If you don’t have time or you don’t feel like making your own detergents, look around and choose products that come in recyclable containers, for example cardboard boxes, or, better still, research shops that have refill stations for washing up liquids, laundry liquids and all-purpose cleaners.

Set on one particular brand that can’t be found in refill stations? Buy in bulk! Cleaning products don’t normally have an expiration date and since you will always use/need them, why not look into purchasing a bigger carton size, which will significantly reduce the number of containers you will end up using in the space of, for example, a year. 

Once you’ve decided what route to take as far as detergents and washing up liquids go, turn your attention to what you put your cleaning products on. Are your brushes and sponges also made of plastic? Replace them with wooden dish brushes, and plastic-free sponges which can be composted once they are no longer fit for purpose. 


Open the fridge, or open you cupboards and see how much of the groceries you bought are packed or wrapped up in plastic. Make smart choices when doing your weekly shopping. Prioritize purchasing package-free products over pre-packaged foods, and when choosing pre-packaged items, choose those that come in containers that can be reused, repurposed or easily recycled.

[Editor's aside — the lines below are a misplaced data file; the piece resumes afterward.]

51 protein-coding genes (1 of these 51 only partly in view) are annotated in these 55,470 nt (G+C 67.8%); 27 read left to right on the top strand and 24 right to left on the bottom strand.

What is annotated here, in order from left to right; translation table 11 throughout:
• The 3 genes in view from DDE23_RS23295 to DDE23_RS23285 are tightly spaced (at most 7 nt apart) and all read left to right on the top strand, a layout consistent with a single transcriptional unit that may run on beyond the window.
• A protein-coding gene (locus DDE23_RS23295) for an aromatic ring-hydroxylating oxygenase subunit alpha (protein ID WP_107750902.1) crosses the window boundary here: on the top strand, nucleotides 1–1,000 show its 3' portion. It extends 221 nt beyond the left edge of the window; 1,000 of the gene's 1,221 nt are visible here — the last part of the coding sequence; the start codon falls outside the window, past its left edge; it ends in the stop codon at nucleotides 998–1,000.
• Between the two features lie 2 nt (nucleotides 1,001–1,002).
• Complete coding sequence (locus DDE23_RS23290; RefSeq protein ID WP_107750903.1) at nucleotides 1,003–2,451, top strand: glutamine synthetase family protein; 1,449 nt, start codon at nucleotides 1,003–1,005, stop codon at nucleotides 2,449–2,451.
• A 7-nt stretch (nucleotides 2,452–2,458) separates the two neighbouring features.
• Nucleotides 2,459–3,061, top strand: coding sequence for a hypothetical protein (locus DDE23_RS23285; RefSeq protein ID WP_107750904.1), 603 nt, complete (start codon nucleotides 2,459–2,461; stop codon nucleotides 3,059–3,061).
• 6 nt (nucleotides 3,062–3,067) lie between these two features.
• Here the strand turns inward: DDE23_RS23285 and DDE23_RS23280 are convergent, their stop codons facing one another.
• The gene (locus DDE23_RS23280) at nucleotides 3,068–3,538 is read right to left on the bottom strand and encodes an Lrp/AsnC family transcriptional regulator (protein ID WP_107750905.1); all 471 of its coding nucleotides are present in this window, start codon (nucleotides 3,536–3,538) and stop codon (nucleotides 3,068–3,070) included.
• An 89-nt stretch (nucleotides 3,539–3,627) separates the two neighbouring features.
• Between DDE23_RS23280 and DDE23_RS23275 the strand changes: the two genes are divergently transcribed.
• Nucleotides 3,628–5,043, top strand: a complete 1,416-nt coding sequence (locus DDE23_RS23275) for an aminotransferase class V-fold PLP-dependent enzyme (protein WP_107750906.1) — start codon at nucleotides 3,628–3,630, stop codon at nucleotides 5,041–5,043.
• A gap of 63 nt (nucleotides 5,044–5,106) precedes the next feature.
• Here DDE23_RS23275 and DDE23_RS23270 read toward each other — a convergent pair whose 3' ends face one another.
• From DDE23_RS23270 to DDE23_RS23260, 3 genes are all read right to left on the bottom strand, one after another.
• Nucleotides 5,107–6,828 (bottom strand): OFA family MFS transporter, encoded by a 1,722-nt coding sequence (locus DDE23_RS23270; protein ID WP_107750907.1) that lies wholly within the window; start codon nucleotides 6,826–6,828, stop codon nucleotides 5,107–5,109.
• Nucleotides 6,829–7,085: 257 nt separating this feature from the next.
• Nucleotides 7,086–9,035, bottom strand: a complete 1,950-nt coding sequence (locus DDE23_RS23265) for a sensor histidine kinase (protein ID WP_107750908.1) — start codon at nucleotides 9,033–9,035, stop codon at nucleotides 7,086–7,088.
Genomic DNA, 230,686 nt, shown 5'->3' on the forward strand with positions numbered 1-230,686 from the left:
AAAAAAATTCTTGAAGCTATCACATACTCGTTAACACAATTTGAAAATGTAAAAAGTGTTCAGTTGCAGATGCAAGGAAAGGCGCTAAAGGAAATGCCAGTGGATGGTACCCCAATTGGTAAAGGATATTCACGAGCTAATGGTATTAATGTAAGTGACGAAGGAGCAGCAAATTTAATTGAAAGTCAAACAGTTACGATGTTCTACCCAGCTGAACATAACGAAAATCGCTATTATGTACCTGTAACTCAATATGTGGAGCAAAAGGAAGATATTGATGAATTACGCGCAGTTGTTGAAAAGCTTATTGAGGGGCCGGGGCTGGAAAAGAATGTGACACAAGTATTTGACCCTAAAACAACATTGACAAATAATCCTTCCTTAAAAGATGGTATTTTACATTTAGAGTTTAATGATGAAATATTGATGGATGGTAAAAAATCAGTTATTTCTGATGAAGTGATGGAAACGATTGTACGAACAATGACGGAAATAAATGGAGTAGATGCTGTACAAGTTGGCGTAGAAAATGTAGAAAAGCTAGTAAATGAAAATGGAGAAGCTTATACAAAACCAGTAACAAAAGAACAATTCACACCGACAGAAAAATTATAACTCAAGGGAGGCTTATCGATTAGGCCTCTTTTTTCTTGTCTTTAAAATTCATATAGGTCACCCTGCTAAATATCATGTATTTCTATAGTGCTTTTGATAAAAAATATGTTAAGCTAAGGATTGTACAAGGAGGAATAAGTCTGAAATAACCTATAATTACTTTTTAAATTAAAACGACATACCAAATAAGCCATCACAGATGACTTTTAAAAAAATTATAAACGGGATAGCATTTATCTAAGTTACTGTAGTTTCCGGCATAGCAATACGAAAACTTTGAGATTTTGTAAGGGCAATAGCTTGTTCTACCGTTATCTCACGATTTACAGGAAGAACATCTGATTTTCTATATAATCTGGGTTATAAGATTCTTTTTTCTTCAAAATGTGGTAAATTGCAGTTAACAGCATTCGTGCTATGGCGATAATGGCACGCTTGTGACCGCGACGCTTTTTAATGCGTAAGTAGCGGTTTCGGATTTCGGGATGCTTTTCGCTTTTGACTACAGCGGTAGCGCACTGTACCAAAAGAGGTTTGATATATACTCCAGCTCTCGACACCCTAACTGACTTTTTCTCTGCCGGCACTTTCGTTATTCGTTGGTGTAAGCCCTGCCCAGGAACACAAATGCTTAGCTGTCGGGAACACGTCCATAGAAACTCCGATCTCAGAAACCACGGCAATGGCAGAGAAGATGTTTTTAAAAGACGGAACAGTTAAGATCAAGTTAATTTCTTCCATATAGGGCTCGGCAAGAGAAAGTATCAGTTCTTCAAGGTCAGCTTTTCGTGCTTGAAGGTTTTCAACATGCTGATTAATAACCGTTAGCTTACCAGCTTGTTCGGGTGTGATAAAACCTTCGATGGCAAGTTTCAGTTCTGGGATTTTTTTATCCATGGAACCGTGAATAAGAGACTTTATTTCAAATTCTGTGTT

Bring a muslin bag with you every time you shop and use that to purchase package-free fruit and veg, or items that can be found at refill stations (for example nuts or candy). 

Package-free shopping is not only a great initiative because it cuts down on useless containers, but it also cuts down on the carbon footprint of food, as people have the choice to purchase only the amount needed, as opposed to being forced to buy a pre-packaged quantity that would risk being thrown out or getting spoilt. 


Of course, bring bigger bags to use to carry everything home, because remember, biodegradable plastic bags are still plastic, so don’t get fooled in using those thinking they’re sustainable because they have the word ‘biodegradable’ in front of them. They aren’t! Always keep a reusable bag stored in your handbag or backpack so you never find yourself without. 

It doesn’t happen overnight

We’ve said it before and we’ll keep on saying it: Big lifestyle changes like these don’t happen over night. Start small.

Start from always having a bag with you when shopping, look around for refill stations or try out DIY recipes so that when your current washing up liquid finishes you already have a plan and know which plastic-free alternative you’re going to replace it with.
Look into your pantry for jars that are big enough or that will be useful for freezing or storing certain items. Start putting labels on them so that when you empty them of whatever they are currently holding, you won’t risk throwing them away.

It will take time, but it will be worth it and the planet will thank you for it!